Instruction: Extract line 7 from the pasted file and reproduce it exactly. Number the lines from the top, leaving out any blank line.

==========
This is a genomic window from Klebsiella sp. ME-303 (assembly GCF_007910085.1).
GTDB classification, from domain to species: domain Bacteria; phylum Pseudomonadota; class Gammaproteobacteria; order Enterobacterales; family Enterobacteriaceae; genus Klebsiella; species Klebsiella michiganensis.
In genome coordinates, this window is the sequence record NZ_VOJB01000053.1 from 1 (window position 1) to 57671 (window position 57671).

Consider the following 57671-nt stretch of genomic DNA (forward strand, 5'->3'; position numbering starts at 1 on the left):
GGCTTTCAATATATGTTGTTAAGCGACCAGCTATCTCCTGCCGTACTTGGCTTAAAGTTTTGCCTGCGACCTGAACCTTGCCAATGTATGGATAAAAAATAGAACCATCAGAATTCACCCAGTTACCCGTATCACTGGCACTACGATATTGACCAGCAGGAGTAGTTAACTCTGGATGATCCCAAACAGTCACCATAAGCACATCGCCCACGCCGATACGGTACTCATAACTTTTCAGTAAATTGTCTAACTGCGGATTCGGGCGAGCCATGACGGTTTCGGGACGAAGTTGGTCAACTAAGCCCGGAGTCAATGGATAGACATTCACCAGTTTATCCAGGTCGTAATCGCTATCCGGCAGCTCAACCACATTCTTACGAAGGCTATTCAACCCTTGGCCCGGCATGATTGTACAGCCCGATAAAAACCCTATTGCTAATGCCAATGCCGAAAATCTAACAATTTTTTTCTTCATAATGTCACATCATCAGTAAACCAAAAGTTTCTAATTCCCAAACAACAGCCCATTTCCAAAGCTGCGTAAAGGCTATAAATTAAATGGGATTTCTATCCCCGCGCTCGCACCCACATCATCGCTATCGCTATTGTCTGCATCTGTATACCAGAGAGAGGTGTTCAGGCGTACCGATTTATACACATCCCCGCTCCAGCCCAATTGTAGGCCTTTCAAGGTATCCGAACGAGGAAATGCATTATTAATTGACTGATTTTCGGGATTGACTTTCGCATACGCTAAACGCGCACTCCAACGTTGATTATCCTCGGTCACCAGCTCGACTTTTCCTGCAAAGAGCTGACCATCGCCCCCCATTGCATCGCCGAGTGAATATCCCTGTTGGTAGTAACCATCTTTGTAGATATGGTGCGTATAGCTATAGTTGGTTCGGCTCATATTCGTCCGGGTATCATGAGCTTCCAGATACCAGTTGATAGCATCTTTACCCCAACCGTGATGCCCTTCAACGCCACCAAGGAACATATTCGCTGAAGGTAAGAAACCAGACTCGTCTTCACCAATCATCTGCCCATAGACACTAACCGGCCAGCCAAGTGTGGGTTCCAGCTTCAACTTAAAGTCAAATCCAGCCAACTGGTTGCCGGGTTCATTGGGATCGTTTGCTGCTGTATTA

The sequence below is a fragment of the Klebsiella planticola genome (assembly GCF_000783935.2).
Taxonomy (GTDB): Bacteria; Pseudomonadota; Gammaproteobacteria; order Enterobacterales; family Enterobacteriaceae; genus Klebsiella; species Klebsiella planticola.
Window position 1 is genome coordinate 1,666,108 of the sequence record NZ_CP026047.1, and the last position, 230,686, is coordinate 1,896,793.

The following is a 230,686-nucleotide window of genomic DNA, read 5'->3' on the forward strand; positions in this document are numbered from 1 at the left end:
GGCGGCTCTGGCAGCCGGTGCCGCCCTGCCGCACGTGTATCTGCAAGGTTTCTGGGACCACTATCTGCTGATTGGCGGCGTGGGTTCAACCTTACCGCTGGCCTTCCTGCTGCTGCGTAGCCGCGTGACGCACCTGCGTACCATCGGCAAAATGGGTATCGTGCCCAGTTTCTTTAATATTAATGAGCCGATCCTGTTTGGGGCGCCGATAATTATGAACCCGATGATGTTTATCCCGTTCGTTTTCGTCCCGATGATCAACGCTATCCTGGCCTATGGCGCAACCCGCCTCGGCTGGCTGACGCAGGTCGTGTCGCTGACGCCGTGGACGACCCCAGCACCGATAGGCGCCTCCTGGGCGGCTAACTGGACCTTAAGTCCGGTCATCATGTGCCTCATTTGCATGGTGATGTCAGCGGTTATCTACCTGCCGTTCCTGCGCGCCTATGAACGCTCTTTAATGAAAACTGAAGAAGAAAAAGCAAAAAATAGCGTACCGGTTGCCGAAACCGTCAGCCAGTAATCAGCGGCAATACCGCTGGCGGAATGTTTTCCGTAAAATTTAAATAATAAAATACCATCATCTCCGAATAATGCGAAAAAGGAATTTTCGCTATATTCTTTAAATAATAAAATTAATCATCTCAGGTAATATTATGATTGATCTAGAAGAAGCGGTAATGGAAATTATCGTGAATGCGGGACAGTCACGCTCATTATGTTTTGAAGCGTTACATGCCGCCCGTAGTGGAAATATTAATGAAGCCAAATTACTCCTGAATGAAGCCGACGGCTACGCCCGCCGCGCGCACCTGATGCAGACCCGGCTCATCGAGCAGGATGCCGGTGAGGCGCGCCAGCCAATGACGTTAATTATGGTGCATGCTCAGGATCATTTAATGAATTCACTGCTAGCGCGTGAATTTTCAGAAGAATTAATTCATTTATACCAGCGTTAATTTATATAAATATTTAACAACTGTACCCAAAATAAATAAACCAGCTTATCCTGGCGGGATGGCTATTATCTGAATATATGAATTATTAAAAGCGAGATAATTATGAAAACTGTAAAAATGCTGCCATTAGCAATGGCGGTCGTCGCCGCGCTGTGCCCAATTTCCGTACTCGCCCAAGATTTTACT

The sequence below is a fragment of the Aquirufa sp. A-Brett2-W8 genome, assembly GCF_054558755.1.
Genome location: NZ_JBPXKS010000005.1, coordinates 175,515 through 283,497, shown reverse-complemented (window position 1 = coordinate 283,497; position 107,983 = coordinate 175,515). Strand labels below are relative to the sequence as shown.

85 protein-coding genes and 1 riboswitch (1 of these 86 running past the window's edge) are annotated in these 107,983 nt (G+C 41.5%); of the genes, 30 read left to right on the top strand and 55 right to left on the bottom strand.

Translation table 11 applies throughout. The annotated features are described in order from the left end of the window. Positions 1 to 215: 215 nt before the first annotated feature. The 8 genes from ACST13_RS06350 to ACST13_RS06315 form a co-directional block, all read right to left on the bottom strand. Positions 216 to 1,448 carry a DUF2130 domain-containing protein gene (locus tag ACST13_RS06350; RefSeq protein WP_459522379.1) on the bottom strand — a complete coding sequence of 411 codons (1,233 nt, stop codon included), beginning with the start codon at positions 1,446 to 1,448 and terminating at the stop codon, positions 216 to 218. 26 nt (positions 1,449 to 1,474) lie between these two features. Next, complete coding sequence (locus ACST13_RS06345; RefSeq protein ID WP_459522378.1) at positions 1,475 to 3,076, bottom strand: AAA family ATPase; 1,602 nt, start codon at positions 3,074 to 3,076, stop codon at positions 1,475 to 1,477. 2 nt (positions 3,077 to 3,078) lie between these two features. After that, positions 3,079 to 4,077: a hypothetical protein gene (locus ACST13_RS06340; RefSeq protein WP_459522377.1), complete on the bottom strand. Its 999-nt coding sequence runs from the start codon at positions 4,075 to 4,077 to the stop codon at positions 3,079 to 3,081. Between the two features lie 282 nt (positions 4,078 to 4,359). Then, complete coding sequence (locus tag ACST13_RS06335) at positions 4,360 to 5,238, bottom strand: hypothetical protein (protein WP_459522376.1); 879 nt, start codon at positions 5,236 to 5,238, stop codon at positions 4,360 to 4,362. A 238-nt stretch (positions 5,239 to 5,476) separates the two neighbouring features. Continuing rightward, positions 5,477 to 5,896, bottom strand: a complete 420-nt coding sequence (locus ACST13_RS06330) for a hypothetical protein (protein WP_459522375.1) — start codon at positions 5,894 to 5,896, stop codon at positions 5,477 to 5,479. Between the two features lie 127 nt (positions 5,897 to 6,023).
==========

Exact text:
Taxonomy (GTDB): Bacteria; Pseudomonadota; Gammaproteobacteria; order Enterobacterales; family Enterobacteriaceae; genus Klebsiella; species Klebsiella planticola.